Working capital is naturally non-situational. It takes time to respond to any changes in the market, and working capital doesn’t acknowledge the impact it takes on profit due to slower business operations.
Working capital relies on data, so your strategy holds no relevance without concrete numbers. One example is with trade receivables. You need your date of sale, number of days in a grace period, penalty amount for unfulfilled payments and more.
Example of working capital
Let’s say your total current assets equal $740,000. This includes cash, finished inventory, raw materials and accounts receivable.
However, your current liabilities equal $405,000. This might be for employee wages, business taxes, office rent, utilities, subscriptions and any debts due within the year.
Your working capital would then total $335,000. Following the formula above, your current assets amount ($740,000) minus your current liabilities amount ($405,000) equals your working capital ($335,000).
What does negative working capital mean for your business?
Several risks accompany lack of control over your working capital. Your cash can become negative, which threatens the efficiency and stability of your overall operations.
It’s vital that you prevent a deficit in your current assets to ensure your balance remains positive.
Here are some tips to help you maintain a positive current asset value:
Know your business’s financial cycle and cash flow (what’s coming in and what’s going out).
Document all your business processes so that you have content and data to reference if things go wrong.
Instate a policy that controls the reduction of your expenses and costs.
Negative working capital could result in laying off workers, paying suppliers late or shutting down warehouses or stores. That’s why you want to ensure your current assets remain positive, and doing so requires favourable business conditions.
This will help you meet customers’ needs, maintain trusted relationships with suppliers and vendors, and keep up with market growth.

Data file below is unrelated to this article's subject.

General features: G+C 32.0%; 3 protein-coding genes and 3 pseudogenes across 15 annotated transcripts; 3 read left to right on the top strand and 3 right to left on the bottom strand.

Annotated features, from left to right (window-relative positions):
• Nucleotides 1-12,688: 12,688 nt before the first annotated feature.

How to improve your working capital
If your working capital starts to decrease from a lack of sales, or if you want to increase it for project-related reasons, it’s time to think of ways to improve it.
You can improve your working capital in one or two ways:
Reducing your current liabilities
Increasing your current assets
One way to increase your current assets is by taking on long-term debt. The word “debt” might seem frightening, but long-term debt will actually increase your current assets by adding to your business’s available cash and not drastically increasing your current liabilities.
To reduce your current liabilities, you can also refinance your short-term debt to long-term debt. Because your debt is no longer due within a 12-month period, your current liabilities will decrease.
Another way to increase your current assets is to sell non-liquid assets for cash. And as stated earlier, when you have more cash, you have more working capital.
We recommend managing your inventory well to reduce potential overstocking as well as to decrease the likelihood of your business writing off items. This relates to reducing your overall expenses, which in turn reduces your current liabilities.
Additionally, we suggest automating your payment monitoring and accounts receivable. As a result, your cash flow will increase, and you won’t have to dig into your working capital as often to cover your day-to-day operations.
Expand your business whilst reducing costs with Airwallex
Our multi-currency account aligns with more than 11 currencies, which makes it easier than ever to manage your money domestically and internationally. And if your business ends up growing with the potential to expand, our platform will support you along the way.
Related article: How to calculate cost of sales for your business
How accounting firms can ride the 'outsourced CFO' wave
Q&A with Airwallex’s new Australia and New Zealand GM
How long do international bank transfers take?